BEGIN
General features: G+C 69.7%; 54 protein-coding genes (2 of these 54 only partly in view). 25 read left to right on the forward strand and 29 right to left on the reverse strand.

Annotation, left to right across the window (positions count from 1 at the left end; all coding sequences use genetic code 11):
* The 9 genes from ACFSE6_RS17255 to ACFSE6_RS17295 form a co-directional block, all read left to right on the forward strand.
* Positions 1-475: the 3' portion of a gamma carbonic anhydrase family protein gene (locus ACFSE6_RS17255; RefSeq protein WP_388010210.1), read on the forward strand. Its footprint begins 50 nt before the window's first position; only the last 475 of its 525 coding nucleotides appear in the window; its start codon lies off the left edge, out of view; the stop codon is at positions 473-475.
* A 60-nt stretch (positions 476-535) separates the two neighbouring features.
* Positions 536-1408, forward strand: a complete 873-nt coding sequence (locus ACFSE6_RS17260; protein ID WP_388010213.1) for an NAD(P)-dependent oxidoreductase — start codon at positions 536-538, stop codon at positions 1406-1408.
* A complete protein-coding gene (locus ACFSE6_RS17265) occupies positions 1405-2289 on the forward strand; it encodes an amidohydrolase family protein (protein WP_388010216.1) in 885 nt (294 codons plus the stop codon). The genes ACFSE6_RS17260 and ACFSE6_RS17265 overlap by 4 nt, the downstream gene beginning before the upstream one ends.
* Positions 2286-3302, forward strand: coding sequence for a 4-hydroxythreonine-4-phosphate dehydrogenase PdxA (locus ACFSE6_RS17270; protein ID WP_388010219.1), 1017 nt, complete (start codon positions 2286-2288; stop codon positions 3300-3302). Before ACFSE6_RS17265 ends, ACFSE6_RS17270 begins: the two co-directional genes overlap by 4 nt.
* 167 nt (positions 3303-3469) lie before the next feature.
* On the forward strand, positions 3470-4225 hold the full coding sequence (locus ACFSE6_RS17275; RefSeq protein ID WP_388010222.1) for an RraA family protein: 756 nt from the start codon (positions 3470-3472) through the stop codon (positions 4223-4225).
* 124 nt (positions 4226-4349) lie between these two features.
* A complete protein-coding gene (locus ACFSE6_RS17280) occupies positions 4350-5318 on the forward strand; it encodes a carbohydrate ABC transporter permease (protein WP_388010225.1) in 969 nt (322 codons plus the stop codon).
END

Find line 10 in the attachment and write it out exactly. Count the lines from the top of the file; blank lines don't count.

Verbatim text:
* On the forward strand, positions 3470-4225 hold the full coding sequence (locus ACFSE6_RS17275; RefSeq protein ID WP_388010222.1) for an RraA family protein: 756 nt from the start codon (positions 3470-3472) through the stop codon (positions 4223-4225).